In my opinion, it’s important to tell other women about what happened, but only in a way that doesn’t hurt you or tarnish your reputation further. After having suffered the trauma of being involved with a psychopath, the last thing you need is more people insulting you or machinating against you. To determine whom to tell and how, follow your intuition. Timing is key. Obviously, you can’t tell anyone about the psychopath unless they’re willing to listen. If you catch them still in the honeymoon phase of the relationship, when the psychopath’s acting like Prince Charming, you’re not likely to convince them. If you catch them after they’ve been so severely psychologically damaged by their psychopathic partner that they’re too weak or dependent to face reality, you won’t get through to them either. You’ll only get through to a person who retains enough autonomy and strength to face such devastating facts and who’s been through enough unpleasant and disconcerting experiences with the psychopath to understand what you’re talking about.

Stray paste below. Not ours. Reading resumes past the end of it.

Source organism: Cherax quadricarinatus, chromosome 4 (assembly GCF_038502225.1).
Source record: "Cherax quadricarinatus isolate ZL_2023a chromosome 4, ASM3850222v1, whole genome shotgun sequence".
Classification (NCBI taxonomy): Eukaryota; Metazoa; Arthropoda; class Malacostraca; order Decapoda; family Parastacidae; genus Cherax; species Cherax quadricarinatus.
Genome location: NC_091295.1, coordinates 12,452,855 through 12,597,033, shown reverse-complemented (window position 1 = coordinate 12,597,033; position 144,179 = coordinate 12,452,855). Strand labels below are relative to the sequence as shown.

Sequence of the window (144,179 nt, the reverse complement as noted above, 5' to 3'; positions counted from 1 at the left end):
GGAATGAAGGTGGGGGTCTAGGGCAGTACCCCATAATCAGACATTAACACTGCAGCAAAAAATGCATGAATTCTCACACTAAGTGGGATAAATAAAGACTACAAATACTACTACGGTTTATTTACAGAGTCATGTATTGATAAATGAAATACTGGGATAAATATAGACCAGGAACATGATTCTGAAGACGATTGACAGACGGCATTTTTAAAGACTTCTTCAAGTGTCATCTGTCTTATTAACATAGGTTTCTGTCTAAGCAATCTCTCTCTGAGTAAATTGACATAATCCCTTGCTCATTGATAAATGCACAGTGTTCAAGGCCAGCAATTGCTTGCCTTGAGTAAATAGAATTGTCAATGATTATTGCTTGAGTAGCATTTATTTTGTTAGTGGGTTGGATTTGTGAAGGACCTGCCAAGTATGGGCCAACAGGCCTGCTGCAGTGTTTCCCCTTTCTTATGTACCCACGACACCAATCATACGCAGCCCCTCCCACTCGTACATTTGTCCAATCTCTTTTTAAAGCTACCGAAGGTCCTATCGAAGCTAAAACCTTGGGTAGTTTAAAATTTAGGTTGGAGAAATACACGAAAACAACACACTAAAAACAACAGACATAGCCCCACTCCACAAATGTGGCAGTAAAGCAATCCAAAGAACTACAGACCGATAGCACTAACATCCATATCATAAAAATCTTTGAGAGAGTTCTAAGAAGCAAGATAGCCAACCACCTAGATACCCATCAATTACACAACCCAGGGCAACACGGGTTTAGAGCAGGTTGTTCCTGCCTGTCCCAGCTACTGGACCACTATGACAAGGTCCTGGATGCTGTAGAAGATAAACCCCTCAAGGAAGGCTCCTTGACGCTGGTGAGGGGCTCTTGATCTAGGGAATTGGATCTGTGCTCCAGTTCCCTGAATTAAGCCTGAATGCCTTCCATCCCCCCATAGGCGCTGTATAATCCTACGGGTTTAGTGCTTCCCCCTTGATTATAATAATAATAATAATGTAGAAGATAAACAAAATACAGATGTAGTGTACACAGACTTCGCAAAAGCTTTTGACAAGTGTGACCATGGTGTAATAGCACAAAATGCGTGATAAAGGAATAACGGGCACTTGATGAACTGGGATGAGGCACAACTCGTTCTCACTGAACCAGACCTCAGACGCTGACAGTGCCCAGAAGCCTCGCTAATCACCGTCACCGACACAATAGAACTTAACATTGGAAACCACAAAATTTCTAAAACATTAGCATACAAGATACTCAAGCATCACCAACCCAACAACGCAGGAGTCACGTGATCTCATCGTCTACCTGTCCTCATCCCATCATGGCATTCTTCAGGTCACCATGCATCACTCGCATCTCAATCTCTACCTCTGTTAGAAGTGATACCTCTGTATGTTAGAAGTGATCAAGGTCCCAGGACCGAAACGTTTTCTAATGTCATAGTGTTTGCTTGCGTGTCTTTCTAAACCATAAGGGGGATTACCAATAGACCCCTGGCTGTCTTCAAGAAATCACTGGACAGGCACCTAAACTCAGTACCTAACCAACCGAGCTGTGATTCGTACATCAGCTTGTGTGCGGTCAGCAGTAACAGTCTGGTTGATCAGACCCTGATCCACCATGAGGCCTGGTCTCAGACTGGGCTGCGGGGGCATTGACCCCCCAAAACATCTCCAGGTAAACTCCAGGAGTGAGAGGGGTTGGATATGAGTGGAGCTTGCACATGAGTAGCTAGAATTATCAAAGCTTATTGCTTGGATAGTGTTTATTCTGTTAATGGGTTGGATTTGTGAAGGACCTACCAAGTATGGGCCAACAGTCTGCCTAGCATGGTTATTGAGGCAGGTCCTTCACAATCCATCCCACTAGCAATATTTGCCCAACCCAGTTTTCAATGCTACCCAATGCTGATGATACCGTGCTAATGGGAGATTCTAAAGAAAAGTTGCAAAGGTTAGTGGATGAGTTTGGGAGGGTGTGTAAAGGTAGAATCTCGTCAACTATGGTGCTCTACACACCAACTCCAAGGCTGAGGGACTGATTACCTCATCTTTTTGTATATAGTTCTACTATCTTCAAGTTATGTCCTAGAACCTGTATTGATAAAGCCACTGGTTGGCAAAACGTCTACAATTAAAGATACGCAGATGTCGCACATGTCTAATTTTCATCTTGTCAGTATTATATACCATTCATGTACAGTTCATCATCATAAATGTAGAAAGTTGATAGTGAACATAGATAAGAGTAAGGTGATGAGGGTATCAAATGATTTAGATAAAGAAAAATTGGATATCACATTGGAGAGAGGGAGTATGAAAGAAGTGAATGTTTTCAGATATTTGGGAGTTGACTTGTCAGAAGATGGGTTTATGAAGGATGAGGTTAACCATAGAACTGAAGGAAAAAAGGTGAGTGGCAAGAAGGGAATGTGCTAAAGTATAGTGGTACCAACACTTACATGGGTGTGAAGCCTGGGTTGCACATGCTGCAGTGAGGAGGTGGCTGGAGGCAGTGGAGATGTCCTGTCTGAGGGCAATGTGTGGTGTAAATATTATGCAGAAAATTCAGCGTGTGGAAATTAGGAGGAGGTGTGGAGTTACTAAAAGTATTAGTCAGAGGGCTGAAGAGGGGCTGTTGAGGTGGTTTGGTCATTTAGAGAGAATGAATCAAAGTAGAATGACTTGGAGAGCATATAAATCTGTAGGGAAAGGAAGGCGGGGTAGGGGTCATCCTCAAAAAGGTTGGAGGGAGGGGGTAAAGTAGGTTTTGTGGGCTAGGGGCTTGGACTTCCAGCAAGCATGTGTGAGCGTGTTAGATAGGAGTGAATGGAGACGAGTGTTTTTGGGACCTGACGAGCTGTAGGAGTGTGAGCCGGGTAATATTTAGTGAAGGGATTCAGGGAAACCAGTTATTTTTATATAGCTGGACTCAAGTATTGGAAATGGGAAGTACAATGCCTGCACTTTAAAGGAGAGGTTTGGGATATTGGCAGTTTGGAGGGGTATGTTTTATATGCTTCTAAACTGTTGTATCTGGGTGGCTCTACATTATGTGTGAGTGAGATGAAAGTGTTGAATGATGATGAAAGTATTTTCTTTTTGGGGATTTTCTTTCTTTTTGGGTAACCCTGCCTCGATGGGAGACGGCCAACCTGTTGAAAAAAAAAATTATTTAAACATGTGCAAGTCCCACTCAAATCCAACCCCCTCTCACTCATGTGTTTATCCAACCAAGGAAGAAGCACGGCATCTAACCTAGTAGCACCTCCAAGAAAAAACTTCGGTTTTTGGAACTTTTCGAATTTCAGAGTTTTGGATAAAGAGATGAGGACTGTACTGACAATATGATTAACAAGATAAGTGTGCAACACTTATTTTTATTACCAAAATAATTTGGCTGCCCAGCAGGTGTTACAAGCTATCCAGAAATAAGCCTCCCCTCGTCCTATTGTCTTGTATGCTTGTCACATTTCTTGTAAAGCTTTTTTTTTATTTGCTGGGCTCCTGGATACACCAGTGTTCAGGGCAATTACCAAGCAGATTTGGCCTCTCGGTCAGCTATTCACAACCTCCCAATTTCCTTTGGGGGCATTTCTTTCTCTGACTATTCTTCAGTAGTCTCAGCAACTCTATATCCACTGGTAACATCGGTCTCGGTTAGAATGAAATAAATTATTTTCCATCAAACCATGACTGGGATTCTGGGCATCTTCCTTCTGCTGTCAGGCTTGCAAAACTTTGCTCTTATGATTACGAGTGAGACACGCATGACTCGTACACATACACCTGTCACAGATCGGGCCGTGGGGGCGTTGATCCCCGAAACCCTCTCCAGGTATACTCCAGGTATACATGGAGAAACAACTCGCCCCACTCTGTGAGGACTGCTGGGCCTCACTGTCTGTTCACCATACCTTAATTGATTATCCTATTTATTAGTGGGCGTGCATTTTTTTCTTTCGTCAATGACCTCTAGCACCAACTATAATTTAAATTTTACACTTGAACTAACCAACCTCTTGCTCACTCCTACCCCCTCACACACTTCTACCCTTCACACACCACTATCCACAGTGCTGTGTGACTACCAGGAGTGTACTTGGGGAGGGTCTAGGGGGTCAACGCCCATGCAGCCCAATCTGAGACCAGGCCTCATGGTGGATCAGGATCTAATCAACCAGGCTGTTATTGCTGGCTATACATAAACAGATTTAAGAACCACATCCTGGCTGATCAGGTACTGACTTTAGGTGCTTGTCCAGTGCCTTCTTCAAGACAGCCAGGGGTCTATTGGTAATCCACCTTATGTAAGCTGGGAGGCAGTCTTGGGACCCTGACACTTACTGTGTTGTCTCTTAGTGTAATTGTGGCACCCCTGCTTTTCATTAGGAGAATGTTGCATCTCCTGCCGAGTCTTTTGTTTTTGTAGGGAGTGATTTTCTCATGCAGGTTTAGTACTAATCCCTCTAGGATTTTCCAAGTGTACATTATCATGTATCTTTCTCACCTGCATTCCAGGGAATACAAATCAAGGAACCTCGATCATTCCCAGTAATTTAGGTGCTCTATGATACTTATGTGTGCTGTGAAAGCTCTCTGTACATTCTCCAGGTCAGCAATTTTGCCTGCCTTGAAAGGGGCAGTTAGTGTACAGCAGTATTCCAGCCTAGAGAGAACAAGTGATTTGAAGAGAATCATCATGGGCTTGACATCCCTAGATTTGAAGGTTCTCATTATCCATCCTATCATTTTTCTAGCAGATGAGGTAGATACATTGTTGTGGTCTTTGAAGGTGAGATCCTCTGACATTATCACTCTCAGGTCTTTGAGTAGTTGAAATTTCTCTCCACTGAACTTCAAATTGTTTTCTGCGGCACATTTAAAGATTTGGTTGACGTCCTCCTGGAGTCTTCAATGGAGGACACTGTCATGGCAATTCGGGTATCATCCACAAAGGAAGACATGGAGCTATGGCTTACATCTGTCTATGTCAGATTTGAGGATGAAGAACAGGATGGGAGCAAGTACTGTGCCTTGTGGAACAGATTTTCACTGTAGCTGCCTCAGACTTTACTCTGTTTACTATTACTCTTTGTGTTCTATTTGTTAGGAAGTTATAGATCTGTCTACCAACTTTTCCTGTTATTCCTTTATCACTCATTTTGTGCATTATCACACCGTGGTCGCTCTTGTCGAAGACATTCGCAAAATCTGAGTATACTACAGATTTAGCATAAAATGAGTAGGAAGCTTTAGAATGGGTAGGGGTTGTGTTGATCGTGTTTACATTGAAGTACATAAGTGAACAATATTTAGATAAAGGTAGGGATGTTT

Claudia Moscovici, psychopathyawareness

Dangerous Liaisons: How to Identify and Escape from Psychopathic Seduction